What do we do when the federal government exercises powers it does not rightly possess, or when it violates basic rights protected by the Constitution?
Most Americans have been trained to turn to Washington D.C., pinning their hopes on the next election, or on a favorable Supreme Court ruling to check federal power. But when you really think about it, this fails the logic test. We are asking the federal government to interpret and limit its own power! This is kind of like letting a Duke University player referee a game between the Blue Devils and the Tar Heels. Probably wouldn’t turn out too well for the boys in Carolina Blue!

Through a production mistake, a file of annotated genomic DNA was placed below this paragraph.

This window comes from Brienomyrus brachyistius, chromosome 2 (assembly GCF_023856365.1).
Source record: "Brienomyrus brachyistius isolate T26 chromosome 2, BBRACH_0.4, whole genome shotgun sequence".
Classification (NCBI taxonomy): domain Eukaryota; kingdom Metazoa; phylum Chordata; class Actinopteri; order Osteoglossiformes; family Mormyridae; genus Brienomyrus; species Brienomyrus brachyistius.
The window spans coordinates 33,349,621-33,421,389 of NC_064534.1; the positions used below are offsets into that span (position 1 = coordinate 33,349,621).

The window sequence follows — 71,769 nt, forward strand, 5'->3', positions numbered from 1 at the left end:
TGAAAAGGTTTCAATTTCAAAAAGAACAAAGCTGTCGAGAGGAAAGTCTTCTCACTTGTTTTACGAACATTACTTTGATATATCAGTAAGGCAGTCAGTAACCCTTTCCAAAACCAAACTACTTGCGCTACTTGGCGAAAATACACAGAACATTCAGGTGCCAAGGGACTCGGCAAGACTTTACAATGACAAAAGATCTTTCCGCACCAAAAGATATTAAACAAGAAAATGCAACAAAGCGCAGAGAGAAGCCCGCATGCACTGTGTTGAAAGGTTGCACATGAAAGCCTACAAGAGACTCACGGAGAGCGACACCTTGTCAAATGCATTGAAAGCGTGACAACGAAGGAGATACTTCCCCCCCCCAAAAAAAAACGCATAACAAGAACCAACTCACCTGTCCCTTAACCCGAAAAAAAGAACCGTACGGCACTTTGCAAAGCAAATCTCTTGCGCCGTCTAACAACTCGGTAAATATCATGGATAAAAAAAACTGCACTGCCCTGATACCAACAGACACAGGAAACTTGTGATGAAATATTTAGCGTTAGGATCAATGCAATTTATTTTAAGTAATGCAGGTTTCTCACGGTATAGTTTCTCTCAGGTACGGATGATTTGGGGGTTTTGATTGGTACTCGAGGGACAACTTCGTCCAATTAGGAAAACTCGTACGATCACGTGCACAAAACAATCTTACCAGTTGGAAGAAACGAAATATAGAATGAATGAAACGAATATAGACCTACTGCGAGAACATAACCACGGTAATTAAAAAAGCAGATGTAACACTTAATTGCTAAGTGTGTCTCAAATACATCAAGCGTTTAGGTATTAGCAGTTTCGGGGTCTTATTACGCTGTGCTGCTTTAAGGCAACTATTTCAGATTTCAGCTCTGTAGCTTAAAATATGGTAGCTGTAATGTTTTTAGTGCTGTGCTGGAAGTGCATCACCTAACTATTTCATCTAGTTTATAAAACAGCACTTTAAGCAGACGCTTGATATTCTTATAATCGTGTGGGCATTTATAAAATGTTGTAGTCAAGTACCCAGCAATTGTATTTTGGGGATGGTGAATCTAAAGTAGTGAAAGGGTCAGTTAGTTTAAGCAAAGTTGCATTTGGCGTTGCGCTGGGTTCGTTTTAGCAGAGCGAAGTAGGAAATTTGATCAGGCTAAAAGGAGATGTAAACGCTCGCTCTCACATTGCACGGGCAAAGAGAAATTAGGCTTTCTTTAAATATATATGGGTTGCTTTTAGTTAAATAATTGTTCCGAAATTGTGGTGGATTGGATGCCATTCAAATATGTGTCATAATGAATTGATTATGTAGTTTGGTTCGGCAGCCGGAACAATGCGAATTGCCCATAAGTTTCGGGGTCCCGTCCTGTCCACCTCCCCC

The founders of the United States fought a bloody war to free themselves from a king who believed he had absolute authority to dictate anything he pleased. It seems more than a little unlikely that these same men would create a new system in the image of the old. In fact, they adamantly opposed it. Therefore, some mechanism must exist to stop the federal government from grabbing power it was not intended to have.
Ink on paper cannot not enforce itself.
The states hold that enforcement power.Details